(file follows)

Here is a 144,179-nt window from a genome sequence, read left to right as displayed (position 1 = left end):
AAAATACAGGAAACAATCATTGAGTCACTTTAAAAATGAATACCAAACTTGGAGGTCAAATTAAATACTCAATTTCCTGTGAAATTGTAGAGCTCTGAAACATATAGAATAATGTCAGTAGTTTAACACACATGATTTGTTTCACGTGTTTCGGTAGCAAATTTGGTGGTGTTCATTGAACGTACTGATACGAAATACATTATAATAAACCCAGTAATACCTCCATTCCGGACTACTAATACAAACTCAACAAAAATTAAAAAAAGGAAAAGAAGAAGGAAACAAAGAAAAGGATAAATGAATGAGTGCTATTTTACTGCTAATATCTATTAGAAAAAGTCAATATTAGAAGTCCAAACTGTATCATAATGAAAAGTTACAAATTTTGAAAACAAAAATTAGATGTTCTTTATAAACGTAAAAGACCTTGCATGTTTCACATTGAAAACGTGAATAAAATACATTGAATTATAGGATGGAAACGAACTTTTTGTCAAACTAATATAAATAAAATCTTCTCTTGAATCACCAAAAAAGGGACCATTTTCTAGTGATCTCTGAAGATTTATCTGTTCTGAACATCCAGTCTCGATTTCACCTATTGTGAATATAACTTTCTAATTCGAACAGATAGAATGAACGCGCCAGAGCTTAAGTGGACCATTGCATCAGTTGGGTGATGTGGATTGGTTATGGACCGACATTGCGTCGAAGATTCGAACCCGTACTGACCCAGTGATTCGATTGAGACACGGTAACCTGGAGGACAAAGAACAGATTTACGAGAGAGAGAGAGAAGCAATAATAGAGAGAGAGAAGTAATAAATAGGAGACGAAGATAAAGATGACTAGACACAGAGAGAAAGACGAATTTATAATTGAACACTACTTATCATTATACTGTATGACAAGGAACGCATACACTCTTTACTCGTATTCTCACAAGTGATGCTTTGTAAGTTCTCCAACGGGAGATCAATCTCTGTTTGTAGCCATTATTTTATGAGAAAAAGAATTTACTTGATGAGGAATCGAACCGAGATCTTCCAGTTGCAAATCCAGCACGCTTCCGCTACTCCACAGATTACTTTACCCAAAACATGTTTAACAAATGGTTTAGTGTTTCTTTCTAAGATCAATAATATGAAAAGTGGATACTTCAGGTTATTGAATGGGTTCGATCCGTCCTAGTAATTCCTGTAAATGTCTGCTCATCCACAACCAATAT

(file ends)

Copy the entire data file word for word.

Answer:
Here is a 144,179-nt window from a genome sequence, read left to right as displayed (position 1 = left end):
AAAATACAGGAAACAATCATTGAGTCACTTTAAAAATGAATACCAAACTTGGAGGTCAAATTAAATACTCAATTTCCTGTGAAATTGTAGAGCTCTGAAACATATAGAATAATGTCAGTAGTTTAACACACATGATTTGTTTCACGTGTTTCGGTAGCAAATTTGGTGGTGTTCATTGAACGTACTGATACGAAATACATTATAATAAACCCAGTAATACCTCCATTCCGGACTACTAATACAAACTCAACAAAAATTAAAAAAAGGAAAAGAAGAAGGAAACAAAGAAAAGGATAAATGAATGAGTGCTATTTTACTGCTAATATCTATTAGAAAAAGTCAATATTAGAAGTCCAAACTGTATCATAATGAAAAGTTACAAATTTTGAAAACAAAAATTAGATGTTCTTTATAAACGTAAAAGACCTTGCATGTTTCACATTGAAAACGTGAATAAAATACATTGAATTATAGGATGGAAACGAACTTTTTGTCAAACTAATATAAATAAAATCTTCTCTTGAATCACCAAAAAAGGGACCATTTTCTAGTGATCTCTGAAGATTTATCTGTTCTGAACATCCAGTCTCGATTTCACCTATTGTGAATATAACTTTCTAATTCGAACAGATAGAATGAACGCGCCAGAGCTTAAGTGGACCATTGCATCAGTTGGGTGATGTGGATTGGTTATGGACCGACATTGCGTCGAAGATTCGAACCCGTACTGACCCAGTGATTCGATTGAGACACGGTAACCTGGAGGACAAAGAACAGATTTACGAGAGAGAGAGAGAAGCAATAATAGAGAGAGAGAAGTAATAAATAGGAGACGAAGATAAAGATGACTAGACACAGAGAGAAAGACGAATTTATAATTGAACACTACTTATCATTATACTGTATGACAAGGAACGCATACACTCTTTACTCGTATTCTCACAAGTGATGCTTTGTAAGTTCTCCAACGGGAGATCAATCTCTGTTTGTAGCCATTATTTTATGAGAAAAAGAATTTACTTGATGAGGAATCGAACCGAGATCTTCCAGTTGCAAATCCAGCACGCTTCCGCTACTCCACAGATTACTTTACCCAAAACATGTTTAACAAATGGTTTAGTGTTTCTTTCTAAGATCAATAATATGAAAAGTGGATACTTCAGGTTATTGAATGGGTTCGATCCGTCCTAGTAATTCCTGTAAATGTCTGCTCATCCACAACCAATAT